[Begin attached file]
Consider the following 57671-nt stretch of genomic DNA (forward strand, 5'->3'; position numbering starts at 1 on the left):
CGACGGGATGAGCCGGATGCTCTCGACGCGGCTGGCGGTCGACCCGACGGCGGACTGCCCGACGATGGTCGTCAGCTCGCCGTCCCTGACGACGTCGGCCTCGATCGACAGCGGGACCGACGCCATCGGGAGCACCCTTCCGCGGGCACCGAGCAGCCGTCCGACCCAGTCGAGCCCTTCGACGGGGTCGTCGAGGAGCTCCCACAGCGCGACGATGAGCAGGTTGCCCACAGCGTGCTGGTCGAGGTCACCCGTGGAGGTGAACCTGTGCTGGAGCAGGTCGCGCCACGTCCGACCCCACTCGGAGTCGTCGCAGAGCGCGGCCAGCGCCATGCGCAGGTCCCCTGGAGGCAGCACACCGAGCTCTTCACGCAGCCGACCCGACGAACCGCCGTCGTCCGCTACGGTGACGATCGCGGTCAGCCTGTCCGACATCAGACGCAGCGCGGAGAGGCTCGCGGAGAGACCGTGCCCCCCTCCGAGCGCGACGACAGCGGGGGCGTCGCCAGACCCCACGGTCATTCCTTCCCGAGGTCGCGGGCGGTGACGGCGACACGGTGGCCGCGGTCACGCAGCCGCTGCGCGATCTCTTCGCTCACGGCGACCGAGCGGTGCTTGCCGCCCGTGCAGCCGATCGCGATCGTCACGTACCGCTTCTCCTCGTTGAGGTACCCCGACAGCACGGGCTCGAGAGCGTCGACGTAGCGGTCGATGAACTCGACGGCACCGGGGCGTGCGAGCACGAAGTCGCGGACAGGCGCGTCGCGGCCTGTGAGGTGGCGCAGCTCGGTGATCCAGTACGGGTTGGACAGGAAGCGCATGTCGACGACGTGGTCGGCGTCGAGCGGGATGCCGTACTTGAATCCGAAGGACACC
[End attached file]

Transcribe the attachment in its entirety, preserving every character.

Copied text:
Consider the following 57671-nt stretch of genomic DNA (forward strand, 5'->3'; position numbering starts at 1 on the left):
CGACGGGATGAGCCGGATGCTCTCGACGCGGCTGGCGGTCGACCCGACGGCGGACTGCCCGACGATGGTCGTCAGCTCGCCGTCCCTGACGACGTCGGCCTCGATCGACAGCGGGACCGACGCCATCGGGAGCACCCTTCCGCGGGCACCGAGCAGCCGTCCGACCCAGTCGAGCCCTTCGACGGGGTCGTCGAGGAGCTCCCACAGCGCGACGATGAGCAGGTTGCCCACAGCGTGCTGGTCGAGGTCACCCGTGGAGGTGAACCTGTGCTGGAGCAGGTCGCGCCACGTCCGACCCCACTCGGAGTCGTCGCAGAGCGCGGCCAGCGCCATGCGCAGGTCCCCTGGAGGCAGCACACCGAGCTCTTCACGCAGCCGACCCGACGAACCGCCGTCGTCCGCTACGGTGACGATCGCGGTCAGCCTGTCCGACATCAGACGCAGCGCGGAGAGGCTCGCGGAGAGACCGTGCCCCCCTCCGAGCGCGACGACAGCGGGGGCGTCGCCAGACCCCACGGTCATTCCTTCCCGAGGTCGCGGGCGGTGACGGCGACACGGTGGCCGCGGTCACGCAGCCGCTGCGCGATCTCTTCGCTCACGGCGACCGAGCGGTGCTTGCCGCCCGTGCAGCCGATCGCGATCGTCACGTACCGCTTCTCCTCGTTGAGGTACCCCGACAGCACGGGCTCGAGAGCGTCGACGTAGCGGTCGATGAACTCGACGGCACCGGGGCGTGCGAGCACGAAGTCGCGGACAGGCGCGTCGCGGCCTGTGAGGTGGCGCAGCTCGGTGATCCAGTACGGGTTGGACAGGAAGCGCATGTCGACGACGTGGTCGGCGTCGAGCGGGATGCCGTACTTGAATCCGAAGGACACC